The users of the Internet love animals – especially cats, but not exclusively. Today I invite you to have a look at the subject of the animals in the illuminated manuscripts. Medieval books describing animals were called Bestiaries – they were created often as compilations of ancient and medieval texts on both theology and natural history. The main source was so called Physiologus, written probably in Egypt around the end of the 3rd century, which described almost 50 animals, mostly of the Mediterranean areas. The Bestiaries contained the descriptions of both real and mythological animals: it is for sure a topic for more than just one post on a blog. Many of the descriptions in those books had nothing to do with the biological reality, and the alleged activities of the animals were understood as Christian symbols, explained in the theological comments. Let’s have a look at a few examples; this time I would like to focus on some “real” animals, although their description may be quite a fantasy.
The image shown above comes from the oldest survived illuminated Bestiary manuscript (2 quarter of the 12th c., Bodleian Library, Oxford, MS Laud. Misc. 247) and it depicts… a crocodile! Well, it is actually a hydrus (which is supposed to be kind of snake, although looks like a dragon), which kills the crocodile. According to the descriptions, hydrus enters the crocodile’s mouth to be swallowed, and then it escapes eating its way out of the crocodile’s belly. It symbolises Christ entering hell to free the righteous souls… however we are not interested here in hydrus, so let’s get back to the crocodile. The image shows very well that the artist from Northern Europe never had a chance to see a real crocodile – he only read that it is a violent and dangerous beast, so he decided to depict it resembling w wolf. Also, Physiologus stated that crocodile is the only animal that can move its upper jaw; for a northern artist that meant that most likely its head is upside down! And if it spends time in water, it could also resemble a fish…
Interestingly, medieval Bestiaries give us quite fantastic stories about the animals that should be well-known in the northern Europe. For example the beavers are described as animals whose testicles were valued for making medicine, so for that reason the beavers were hunted. They were smart enough though to figure it out, so as the Bestiaries tell us, a chased beaver bites off its testicles and throws them to the hunter, who then lets the beaver go. Such a castrated beaver, if chased again, would show the hunter that he has no testicles anymore and that would save its life. That bizarre story comes with a moral: if sinner manages to cut off all his vices (as beaver cuts off its testicles), the devil will eventually leave him alone.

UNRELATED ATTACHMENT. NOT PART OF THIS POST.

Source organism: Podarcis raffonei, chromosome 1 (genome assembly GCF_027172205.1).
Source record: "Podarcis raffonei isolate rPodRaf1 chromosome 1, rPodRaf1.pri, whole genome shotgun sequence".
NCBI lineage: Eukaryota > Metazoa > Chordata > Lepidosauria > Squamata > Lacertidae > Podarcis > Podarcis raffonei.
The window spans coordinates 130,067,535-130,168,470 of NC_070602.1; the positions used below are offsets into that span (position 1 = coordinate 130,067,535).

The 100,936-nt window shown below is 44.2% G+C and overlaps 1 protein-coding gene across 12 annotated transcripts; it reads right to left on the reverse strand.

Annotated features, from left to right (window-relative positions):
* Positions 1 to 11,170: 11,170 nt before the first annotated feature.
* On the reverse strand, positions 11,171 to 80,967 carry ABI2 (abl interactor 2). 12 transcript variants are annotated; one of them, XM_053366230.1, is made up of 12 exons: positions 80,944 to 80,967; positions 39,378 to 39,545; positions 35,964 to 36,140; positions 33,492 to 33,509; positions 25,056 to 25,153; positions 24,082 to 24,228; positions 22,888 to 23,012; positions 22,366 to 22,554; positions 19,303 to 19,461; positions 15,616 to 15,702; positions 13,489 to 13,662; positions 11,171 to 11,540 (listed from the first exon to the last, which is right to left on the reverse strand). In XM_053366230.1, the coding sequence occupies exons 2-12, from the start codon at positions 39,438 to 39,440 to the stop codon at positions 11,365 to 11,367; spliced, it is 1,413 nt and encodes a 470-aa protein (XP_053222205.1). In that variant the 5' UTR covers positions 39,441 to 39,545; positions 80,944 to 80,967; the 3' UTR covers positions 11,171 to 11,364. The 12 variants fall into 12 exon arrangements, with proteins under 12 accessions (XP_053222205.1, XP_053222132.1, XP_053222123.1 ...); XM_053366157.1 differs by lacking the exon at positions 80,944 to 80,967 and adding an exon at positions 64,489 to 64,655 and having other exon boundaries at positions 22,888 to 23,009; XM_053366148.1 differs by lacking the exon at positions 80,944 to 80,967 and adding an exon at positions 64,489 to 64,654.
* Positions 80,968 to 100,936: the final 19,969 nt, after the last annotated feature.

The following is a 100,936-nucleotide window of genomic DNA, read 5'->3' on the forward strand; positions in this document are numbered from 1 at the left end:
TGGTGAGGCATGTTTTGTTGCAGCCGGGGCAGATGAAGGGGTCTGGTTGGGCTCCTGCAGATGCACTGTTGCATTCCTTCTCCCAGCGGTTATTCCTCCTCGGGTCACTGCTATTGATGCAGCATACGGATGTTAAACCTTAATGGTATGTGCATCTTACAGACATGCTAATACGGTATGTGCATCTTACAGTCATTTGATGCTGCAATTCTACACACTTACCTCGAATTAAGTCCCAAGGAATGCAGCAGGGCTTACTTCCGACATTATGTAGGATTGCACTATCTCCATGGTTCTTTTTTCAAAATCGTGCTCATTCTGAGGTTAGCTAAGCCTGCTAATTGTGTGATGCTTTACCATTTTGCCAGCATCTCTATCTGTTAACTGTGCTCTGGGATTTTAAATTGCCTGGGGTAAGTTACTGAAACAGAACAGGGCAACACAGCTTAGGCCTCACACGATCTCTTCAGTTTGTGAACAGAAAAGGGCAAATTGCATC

An extremely interesting story goes with the description of the badgers; apparently they are very good in a team-work. According to the Bestiaries, badgers dig their holes in a peculiar way: one lies down at the entrance to the hole, holding a stick in its mouth, while the others load soil on its belly. Then two badgers catch the stick with their mouths and drag the badger-wheelbarrow away – that i show they remove the earth they have dug out.
And finally let’s focus on an animal that happens to have extremely good PR: that is a hedgehog. We were all growing up watching and reading the tales in which merry hedgehogs walked around with the apples on their backs. No-one ever tells the children that hedgehog in fact eats meat, that it is simply a predator. Such a positive PR was apparently created by the hedgehogs already in the Middle Ages; according to the Bestiaries, a hedgehog in the time of wine-harvest climbs the vine (!) and removes the grapes throwing them to the ground. Then it climbs down and rolls over the grapes on the ground, collecting them on the spines. That i show the hedgehog gathers grapes, and takes it to its hole to feed its offspring.
We must admit that the hedgehog is a master of the marketing, since Middle Ages until today. It is also so far the only animal that became a star of a video produced by Obrazki NUNU & Discarding Images, based on a medieval Bestiary of Rochester (British Library, London, Royal MS 12 F.XIII). So let’s watch the video and learn from the hedgehogs how to create a positive image, concealing natural tendencies to violence. A good self-promotion has always been a key to success.